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When moving tree, remove some of its canopy

Q: A lemon tree was growing in my neighbor’s yard. I dug it up and transplanted it into a large pot. I am not sure what type of lemon it is. It did well for about a week, then suddenly all the leaves went limp. The plant doesn’t appear to be dying, but the leaves remain limp and hanging. What gives? I’ve never seen this before.

A: Move plants to a new location during the cooler times of the year, usually in October or February. When moving any kind of tree from one location to another, I recommend removing about one-quarter to one-third of the tree’s canopy to compensate for the loss of roots.

I also would recommend staking the plant (so the roots can’t move) until it grows new roots. Establishing it again may take a year or two of staking depending on the size of the plant. It should go without mentioning, amend the soil for a distance of about three times the size of its roots and to a depth of at least 18 inches. Keep everything wet.

Leaf loss usually occurs as the temperatures get warmer and the weather is windy. If you are successful in moving the plant, there should be no losses. It should take off when it gets warmer.

If you don’t remove enough of the top canopy, then part of the plant will die to compensate for lost roots. When not enough of the top is removed and the plant is moved or the plant does not get enough water, new growth of the tree or shrub occurs at the base of the tree and the top dies.

When moving any kind of plant, do it as quickly as possible. Have the hole pre-dug, the amendments and stakes ready.

Q: A couple of years ago I sent you pictures of my Cavendish banana. I continue to overwinter the plants in the garage, cutting the leaves back and providing a little water once a month. I put them outside when the night temperatures reach 50 degrees. I separated the mother plant from the biggest baby this spring as I moved them outside, and now another baby has developed and is bigger than the mother. No bananas yet, but the plants are pretty and fun to grow.

A: Bananas are a lot of fun to grow. Some varieties, like the Cavendish, can get 8 to 10 feet tall and 4 feet wide. Dwarf Cavendish is about the same size.

The reason Cavendish and Grand Nain (Chiquita) bananas were successfully exported is because of their longevity quality and acceptable flavor. There are other bananas that are sweeter, but their keeping quality is not as long. The smaller types, usually denoted as dwarf, are usually better for containers when moving them into a garage during freezing winters.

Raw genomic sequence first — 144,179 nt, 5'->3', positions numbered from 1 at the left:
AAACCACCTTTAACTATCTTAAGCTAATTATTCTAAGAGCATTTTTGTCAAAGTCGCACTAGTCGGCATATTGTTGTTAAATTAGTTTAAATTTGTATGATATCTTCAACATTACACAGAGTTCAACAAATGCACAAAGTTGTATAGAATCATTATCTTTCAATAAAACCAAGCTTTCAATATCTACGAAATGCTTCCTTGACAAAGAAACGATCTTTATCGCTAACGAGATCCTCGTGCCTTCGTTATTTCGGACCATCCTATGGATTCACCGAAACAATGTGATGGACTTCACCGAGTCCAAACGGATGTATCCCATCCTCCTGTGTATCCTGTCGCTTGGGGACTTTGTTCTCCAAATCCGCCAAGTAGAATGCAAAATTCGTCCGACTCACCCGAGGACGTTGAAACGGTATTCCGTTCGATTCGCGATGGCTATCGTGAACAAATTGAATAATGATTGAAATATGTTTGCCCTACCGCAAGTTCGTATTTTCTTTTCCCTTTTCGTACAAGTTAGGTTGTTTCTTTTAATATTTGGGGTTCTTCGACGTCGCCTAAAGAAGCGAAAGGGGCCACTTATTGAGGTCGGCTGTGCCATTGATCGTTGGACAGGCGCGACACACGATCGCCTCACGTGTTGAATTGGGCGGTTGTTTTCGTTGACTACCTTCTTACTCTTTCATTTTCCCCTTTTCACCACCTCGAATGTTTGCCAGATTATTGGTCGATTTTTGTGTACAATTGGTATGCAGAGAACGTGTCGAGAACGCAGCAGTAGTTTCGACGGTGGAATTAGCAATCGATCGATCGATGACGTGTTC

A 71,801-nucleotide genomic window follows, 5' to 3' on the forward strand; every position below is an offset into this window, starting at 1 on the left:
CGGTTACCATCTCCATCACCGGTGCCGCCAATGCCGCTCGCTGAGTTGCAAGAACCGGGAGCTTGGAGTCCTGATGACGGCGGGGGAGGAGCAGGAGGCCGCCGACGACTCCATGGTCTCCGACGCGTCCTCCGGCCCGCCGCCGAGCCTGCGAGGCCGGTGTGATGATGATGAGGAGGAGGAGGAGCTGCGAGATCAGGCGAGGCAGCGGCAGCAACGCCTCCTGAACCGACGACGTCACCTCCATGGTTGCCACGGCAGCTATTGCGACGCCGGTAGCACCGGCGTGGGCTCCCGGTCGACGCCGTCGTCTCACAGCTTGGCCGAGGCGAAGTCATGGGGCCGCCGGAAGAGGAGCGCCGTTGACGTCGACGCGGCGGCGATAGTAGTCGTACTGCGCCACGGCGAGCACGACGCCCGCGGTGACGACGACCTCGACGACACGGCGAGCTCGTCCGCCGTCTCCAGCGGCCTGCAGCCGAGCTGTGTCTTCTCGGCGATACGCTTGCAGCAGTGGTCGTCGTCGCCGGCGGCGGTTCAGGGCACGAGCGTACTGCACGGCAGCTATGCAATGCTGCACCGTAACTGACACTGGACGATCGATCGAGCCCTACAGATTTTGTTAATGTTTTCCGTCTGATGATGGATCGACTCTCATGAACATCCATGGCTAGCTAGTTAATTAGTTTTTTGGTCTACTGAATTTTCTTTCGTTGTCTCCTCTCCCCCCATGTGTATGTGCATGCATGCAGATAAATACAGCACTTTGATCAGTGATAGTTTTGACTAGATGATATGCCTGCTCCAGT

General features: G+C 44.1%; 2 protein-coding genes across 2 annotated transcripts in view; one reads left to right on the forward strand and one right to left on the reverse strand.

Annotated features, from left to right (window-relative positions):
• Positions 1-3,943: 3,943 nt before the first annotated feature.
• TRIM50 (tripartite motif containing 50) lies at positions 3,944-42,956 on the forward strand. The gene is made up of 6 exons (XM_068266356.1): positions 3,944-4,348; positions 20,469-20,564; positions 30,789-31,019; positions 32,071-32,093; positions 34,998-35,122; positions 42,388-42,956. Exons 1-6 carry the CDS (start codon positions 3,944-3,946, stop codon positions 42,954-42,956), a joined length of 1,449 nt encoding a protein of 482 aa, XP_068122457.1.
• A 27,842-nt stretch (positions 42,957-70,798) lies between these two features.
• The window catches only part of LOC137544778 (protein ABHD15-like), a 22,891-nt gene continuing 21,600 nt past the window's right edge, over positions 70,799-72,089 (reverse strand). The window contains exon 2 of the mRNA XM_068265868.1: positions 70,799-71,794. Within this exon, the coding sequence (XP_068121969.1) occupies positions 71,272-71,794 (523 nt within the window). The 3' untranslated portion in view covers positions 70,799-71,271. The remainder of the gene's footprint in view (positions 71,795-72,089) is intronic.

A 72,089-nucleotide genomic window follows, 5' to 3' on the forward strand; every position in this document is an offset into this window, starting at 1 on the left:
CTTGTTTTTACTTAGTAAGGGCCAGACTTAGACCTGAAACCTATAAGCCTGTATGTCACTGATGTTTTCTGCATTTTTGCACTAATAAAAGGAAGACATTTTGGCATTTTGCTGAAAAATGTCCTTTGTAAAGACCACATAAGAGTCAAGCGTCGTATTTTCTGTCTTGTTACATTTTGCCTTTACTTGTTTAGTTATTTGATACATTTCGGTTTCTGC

The usual temperature for getting chilling damage when growing in the spring is around 50 degrees. During the winter, many can handle near-freezing temperatures better, which is why many types survive the cold of garages. The low temperature of the garage negates their need for light and reduces their water use.

Just make sure when you water, water until it comes out of the bottom of the container. You don’t want salt buildup, which will happen with tap water originating from the Colorado River.

Bananas are what we consider herbaceous perennials, meaning they don’t develop any wood; they are called trees because of their size and main trunk.

They develop flowers from the newest growth when they get to a certain genetic size and height. From these flowers, fruit (called bananas and usually seedless) develop. We also call this type of seedless fruit “parthenocarpic” because of its lack of seeds.

Bananas are started from suckers taken from the mother plant. Suckers are removed when they are small and replanted in a new location or allowed to grow in the same spot when the mother plant is removed.

After the fruit has been harvested, the mother plant is cut down and composted. At our farm in the Philippines, the mother plant is harvested, chopped, mixed with molasses, and used for animal feed.